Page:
Apoux grew up in the small town of Le Blanc, some 150 miles south of Paris, and moved to the capital in 1875 to study painting and drawing with Jean-Léon Gérôme. He specialised in aquatint and drypoint etching, started exhibiting in 1880, and participated in the Exposition Internationale du Blanc et Noir (International Exhibition of Black and White) in 1886. His work was much in demand, and the well-known print-sellers Joly and René Pincebourde published many of his albums.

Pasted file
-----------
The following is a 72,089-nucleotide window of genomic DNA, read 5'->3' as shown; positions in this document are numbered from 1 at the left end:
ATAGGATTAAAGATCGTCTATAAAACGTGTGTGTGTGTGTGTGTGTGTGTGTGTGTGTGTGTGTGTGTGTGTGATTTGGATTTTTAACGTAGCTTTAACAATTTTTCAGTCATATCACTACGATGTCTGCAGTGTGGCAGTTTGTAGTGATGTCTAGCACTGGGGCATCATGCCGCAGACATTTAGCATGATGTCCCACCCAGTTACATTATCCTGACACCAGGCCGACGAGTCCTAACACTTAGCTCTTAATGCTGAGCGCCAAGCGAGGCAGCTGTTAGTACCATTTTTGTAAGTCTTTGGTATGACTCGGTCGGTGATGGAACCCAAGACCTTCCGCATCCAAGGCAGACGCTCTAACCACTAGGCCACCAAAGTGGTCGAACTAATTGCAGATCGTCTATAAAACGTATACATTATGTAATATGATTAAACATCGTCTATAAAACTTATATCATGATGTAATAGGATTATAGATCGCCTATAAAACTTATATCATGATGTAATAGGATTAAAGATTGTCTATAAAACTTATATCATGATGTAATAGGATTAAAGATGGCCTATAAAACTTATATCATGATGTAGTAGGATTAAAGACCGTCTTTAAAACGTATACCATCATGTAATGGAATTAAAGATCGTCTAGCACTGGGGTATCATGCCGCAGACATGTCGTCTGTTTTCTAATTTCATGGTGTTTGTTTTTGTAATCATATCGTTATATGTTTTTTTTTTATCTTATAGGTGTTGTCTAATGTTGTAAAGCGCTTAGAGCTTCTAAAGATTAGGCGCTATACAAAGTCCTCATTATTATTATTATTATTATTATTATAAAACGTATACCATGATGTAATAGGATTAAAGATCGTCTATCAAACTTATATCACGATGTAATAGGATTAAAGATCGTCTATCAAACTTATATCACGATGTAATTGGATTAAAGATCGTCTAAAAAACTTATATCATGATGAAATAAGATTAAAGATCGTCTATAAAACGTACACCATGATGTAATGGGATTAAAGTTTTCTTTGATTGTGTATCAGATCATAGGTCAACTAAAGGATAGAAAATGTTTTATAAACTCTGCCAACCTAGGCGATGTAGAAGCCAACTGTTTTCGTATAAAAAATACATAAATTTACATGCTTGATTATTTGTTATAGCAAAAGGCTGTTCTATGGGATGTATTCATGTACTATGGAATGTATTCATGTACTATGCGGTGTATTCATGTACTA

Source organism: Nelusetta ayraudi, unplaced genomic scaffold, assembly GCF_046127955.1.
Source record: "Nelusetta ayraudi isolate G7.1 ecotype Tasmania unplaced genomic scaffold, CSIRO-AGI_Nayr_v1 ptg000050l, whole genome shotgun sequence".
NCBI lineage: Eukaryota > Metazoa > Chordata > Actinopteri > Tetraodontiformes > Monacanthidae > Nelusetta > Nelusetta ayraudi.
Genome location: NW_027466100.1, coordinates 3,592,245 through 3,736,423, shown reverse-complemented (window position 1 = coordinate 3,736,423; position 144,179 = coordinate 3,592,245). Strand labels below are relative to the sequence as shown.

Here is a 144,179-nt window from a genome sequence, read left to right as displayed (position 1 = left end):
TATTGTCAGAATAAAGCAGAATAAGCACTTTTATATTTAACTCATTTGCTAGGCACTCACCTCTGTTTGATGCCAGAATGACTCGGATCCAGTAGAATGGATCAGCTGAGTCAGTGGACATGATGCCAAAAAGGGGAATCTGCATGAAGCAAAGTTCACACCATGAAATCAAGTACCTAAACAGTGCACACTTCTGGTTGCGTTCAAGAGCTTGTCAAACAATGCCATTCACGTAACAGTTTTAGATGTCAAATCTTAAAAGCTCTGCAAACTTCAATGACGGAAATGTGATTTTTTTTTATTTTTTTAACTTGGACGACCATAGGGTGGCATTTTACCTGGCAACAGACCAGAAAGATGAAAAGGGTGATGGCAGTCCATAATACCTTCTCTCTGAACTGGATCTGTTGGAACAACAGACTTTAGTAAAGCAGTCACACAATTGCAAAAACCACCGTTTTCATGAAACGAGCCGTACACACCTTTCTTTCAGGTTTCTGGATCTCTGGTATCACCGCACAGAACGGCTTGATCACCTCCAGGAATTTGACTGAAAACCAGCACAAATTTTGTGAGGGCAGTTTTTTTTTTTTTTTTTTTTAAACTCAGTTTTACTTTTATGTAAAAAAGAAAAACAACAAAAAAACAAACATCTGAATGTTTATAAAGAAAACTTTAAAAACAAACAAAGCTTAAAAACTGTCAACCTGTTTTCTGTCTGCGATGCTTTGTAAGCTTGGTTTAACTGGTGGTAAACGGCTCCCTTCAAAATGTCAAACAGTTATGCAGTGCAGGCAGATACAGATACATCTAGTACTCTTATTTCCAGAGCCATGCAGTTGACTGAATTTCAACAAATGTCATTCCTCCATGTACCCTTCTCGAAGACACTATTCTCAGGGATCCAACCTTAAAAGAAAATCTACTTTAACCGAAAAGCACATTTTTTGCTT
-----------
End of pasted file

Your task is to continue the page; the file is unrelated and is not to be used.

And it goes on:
His most popular suites of engravings were tinged with a macabre eroticism, including images of witches, vampires and death masks. He was also a good painter, but unfortunately many of his best canvases depicting scenes of family life were destroyed by him just before he died, quite probably because it would have made clear that his household consisted of his first cousin Clarisse Camus and their three children.